One-third of common medications can make people depressed

Alto  Getty Images Stock image of woman holding birth control pills

Alto Getty Images Stock image of woman holding birth control pills

Approximately 15 percent of adults who used three or more of these medications at the same time said they experienced depression while taking the drugs, while only 5 percent said they experienced depression among those not using any of the drugs. The researchers discovered that 200 commonly used medications have depression and suicide listed as side effects, including common birth control, painkillers, and antacid drugs.

More and more Americans are using such prescription drugs, according to the study published this week in the journal JAMA.

Researchers at the University of IL at Chicago analyzed the use of medications of more than 26,000 adults from 2005 to 2014 who participated in a larger health and nutrition survey.

"Many may be surprised to learn that their medications, despite having nothing to do with mood or anxiety or any other condition normally associated with depression, can increase their risk of experiencing depressive symptoms, and may lead to a depression diagnosis", said lead author Dima Qato, assistant professor of pharmacy systems, outcomes and policy at the University of IL at Chicago.

This study does not prove medications with depression as a potential side effect actually cause the disorder or increase suicidal risk.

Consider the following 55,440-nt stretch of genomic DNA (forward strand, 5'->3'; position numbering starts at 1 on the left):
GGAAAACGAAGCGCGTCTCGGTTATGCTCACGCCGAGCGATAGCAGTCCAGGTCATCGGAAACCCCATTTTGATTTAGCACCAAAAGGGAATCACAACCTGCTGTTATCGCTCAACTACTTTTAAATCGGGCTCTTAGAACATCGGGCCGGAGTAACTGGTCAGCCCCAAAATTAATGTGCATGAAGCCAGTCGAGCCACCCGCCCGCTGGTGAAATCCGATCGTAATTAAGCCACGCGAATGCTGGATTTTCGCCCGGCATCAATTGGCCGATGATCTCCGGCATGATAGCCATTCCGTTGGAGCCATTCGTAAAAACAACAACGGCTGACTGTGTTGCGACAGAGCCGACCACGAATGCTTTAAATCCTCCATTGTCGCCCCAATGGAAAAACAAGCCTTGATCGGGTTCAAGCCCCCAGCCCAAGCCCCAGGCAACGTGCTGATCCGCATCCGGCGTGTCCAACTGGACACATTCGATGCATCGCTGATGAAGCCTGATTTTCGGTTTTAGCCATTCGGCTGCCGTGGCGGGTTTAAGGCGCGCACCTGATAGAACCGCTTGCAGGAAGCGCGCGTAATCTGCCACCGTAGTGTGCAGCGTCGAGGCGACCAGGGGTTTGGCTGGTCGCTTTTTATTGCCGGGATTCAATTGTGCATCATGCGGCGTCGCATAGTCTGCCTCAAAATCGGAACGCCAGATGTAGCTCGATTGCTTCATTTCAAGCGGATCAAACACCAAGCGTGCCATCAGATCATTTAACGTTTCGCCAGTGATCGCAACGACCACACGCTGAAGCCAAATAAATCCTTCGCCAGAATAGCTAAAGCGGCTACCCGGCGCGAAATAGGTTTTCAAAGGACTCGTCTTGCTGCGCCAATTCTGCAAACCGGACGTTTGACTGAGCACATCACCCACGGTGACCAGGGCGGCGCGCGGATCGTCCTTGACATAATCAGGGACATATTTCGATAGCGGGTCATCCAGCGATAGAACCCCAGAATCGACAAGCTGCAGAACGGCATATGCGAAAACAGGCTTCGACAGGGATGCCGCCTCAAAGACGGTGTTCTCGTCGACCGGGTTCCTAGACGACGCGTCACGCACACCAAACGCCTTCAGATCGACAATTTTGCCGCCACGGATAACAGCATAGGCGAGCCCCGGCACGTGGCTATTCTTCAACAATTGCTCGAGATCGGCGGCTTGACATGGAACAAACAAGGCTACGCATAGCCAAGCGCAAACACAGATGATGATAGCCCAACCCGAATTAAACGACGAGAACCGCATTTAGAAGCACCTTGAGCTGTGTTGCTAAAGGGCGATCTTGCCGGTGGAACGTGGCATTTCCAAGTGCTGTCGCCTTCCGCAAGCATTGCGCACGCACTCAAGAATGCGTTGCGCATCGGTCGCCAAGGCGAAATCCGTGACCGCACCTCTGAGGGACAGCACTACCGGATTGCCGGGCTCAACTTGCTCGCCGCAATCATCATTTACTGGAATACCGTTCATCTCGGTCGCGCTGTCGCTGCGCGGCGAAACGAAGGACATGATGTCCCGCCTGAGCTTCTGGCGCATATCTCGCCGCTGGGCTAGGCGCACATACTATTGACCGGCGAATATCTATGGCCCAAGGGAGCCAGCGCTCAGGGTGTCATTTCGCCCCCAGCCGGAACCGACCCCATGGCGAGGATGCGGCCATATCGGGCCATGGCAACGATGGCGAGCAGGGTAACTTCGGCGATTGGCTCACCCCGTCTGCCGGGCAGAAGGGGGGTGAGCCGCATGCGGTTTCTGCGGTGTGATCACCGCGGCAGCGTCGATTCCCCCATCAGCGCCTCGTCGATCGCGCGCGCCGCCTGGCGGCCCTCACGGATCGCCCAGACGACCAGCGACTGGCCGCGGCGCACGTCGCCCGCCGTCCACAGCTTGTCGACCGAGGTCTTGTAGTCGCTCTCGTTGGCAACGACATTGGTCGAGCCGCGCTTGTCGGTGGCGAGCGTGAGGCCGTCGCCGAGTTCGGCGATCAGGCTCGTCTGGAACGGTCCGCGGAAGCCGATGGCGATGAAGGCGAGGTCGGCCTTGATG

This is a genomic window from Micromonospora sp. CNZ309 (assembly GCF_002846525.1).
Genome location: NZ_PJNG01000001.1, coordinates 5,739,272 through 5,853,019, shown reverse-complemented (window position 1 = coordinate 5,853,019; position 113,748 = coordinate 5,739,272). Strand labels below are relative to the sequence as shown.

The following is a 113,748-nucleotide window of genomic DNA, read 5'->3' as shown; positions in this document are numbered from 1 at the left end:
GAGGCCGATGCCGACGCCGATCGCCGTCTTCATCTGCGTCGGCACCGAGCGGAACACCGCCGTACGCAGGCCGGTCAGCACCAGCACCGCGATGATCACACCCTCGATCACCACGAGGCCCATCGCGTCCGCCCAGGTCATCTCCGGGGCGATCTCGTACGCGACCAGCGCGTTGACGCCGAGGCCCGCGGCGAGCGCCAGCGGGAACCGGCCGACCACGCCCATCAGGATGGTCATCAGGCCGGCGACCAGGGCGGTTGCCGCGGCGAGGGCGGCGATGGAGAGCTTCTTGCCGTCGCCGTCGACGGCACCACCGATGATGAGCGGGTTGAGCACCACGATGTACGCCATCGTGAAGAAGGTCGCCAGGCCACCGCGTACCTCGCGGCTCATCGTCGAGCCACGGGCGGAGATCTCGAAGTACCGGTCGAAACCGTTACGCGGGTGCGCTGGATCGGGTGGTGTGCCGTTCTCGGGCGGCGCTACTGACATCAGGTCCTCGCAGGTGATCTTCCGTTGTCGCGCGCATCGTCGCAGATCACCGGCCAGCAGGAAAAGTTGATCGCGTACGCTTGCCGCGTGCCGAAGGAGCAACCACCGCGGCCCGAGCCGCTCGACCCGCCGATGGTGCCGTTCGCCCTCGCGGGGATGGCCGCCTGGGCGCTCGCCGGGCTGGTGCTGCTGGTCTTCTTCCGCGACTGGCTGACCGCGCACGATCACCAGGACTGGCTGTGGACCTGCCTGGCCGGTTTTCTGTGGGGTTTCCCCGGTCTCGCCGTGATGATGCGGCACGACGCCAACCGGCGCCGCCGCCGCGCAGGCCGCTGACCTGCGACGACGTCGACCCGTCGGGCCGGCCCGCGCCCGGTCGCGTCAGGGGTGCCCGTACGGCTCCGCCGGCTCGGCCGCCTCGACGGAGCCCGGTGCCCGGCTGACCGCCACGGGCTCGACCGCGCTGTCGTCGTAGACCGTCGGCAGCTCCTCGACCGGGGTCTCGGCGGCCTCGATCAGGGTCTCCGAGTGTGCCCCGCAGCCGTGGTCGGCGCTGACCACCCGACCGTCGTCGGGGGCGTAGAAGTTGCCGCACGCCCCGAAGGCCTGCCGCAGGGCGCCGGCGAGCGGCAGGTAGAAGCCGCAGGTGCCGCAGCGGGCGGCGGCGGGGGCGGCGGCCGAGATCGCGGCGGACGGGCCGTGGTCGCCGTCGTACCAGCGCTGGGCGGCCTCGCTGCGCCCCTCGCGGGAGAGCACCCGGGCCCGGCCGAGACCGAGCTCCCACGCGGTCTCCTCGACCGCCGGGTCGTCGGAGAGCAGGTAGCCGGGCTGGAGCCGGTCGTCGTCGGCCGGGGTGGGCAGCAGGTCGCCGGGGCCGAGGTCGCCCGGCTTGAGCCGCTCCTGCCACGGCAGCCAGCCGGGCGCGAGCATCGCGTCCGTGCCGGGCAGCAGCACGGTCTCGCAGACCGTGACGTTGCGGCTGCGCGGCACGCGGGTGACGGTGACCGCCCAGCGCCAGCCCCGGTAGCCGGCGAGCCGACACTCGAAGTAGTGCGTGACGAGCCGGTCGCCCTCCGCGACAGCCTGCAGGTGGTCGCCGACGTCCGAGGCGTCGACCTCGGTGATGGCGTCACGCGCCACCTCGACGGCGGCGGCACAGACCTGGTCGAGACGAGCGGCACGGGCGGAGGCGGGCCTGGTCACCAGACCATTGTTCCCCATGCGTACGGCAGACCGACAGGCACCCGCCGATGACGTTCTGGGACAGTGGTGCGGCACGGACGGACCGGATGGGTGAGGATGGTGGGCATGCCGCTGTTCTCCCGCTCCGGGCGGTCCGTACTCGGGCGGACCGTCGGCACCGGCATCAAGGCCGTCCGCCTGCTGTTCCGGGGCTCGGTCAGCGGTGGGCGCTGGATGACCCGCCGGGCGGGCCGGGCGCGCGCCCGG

Participants who took such meds were "more likely" to be depressed than people who didn't, study author Dr. Mark Olfson, a professor of psychiatry at Columbia University, tells NPR. Earlier research from the same team showed that hormonal birth control is linked with a 70% higher risk of depression (that's relative risk; it means if 10 women not taking the drugs develop depression, then 17 women on the medication will).

The list of potential side effects that accompanies most prescription drug may seem farcically long, and it can be easy to assume that the ill effects won't impact you.

As depression is one of the leading causes of disability, it is important that we do what we can to help and support people who suffer from it, especially as the stigma associated with mental health often stops them from receiving the help they need. The survey shows that over the decade in question, all the common drugs looked at it in the study were increasingly prescribed.

Roane cautioned, however, "that while a medication may contribute to depression, stopping the drug is not going to be enough to treat the depression".

"Many prescription medicines may have depression as a possible side effect and this should be discussed with patients up front".

"Many may be surprised to learn that their medications, despite having nothing to do with mood or anxiety or any other condition normally associated with depression, can increase their risk of experiencing depressive symptoms, and may lead to a depression diagnosis", she added.